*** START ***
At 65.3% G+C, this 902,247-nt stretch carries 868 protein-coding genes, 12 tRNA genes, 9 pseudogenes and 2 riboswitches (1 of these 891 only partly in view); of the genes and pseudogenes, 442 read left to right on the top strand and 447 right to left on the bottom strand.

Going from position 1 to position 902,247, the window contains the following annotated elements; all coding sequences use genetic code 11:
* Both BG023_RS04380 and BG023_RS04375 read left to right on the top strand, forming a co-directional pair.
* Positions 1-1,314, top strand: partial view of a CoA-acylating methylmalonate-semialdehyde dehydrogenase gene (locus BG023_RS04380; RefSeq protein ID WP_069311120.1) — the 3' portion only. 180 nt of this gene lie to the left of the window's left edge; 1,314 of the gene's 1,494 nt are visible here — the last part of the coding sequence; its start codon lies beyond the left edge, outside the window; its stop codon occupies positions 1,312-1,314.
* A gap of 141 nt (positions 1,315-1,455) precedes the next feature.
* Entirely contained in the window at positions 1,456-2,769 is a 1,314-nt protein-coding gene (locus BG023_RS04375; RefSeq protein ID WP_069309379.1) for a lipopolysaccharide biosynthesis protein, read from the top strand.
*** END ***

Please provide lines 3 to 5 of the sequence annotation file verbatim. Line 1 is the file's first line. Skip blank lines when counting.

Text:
* Both BG023_RS04380 and BG023_RS04375 read left to right on the top strand, forming a co-directional pair.
* Positions 1-1,314, top strand: partial view of a CoA-acylating methylmalonate-semialdehyde dehydrogenase gene (locus BG023_RS04380; RefSeq protein ID WP_069311120.1) — the 3' portion only. 180 nt of this gene lie to the left of the window's left edge; 1,314 of the gene's 1,494 nt are visible here — the last part of the coding sequence; its start codon lies beyond the left edge, outside the window; its stop codon occupies positions 1,312-1,314.
* A gap of 141 nt (positions 1,315-1,455) precedes the next feature.